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The case against annual profiles


Figure 1

Duration-specific Dutch disability weights (95% confidence interval) for three selected chronic conditions and annual profiles of conditions of short duration

Condition – duration

Severe hearing loss – chronic Severe vision loss – chronic Paraplegia – chronic

Pneumonia – 2 weeks Influenza – 2 weeks Constitutional eczema – 2 x 6 weeks Acute cystitis – 1 week Acute urethritis – 1 week Acute pyelitis – 2 weeks Peptic ulcer disease – 4 weeks Acute bronchitis – 2 weeks Acute tonsillitis – 2 weeks Acute sinusitis – 2 weeks Acute nasypharyngitis – 1 week Symptomatic acute gonorrhoea or chlamydia – 1 week Digestive tract infection (complicated) – 3 weeks Digestive tract infection (mild) – 2 weeks

2.69 4.97

2.03 1.20






weights appear to be considerably overvalued. Their use in burden of disease assessments would give undue weight to short duration conditions.

Essink-Bot and Bonsel (chapter 9.1) state that the annual profile ap- proach worked reasonably well. This may be the case for the valuation procedure. It is indeed a bit uncomfortable for panel members to imagine living a full year with pneumonia. However my experience as a member of a valuation panel in the past is that it is feasible to imagine living for a year in a state as severe as during a bout of pneumonia and to compare it with a year with a chronic condition.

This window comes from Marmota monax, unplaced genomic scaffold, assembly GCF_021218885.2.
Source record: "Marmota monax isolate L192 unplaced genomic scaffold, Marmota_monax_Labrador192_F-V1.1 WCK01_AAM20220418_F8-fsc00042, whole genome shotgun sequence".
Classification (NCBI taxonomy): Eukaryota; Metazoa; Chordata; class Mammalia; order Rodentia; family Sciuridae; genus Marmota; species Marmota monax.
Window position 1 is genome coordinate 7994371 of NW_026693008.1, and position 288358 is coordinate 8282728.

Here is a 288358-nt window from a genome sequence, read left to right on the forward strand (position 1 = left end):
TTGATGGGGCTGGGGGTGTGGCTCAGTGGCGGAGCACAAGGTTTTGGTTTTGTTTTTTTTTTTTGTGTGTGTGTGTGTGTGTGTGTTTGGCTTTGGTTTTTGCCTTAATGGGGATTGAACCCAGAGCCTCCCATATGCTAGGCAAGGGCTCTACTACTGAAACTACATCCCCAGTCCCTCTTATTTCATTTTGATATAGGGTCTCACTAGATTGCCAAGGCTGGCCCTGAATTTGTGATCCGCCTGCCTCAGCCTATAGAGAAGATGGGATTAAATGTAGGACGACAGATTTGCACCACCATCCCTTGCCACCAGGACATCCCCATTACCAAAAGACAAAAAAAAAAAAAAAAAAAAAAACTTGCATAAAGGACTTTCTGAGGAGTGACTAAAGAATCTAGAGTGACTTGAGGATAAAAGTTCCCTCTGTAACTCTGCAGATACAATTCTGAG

A reason for the high values given to the annual profiles may be that valuation procedures have problems in determining accurate weights for low-severity conditions. Specifically, in the PTO1 and PTO2 methods the Dutch study replicated from the GBD protocol, the numbers of people to trade off against 1 000 healthy persons for a low-severity condition is close to 1 000 for the PTO1 method and a very high number in the PTO2 method. For example, the equivalent for a condition with a disability weight of 0.01 in the PTO1 trade-off is 1 010 and in the PTO2 trade-off is 100 000 (Table 1). What probably happens is that most people find it hard to make a distinction between one large and another even larger number in the PTO2 trade-off and similarly consider the difference trivial between trading off 1 010 or 1 005 people with a minor disease against 1 000 healthy people in the PTO1 version. Unfortunately, at the lower end of the severity spectrum these seemingly trivial differences in PTO values trans- late into a doubling of the corresponding disability weight. As a conse-

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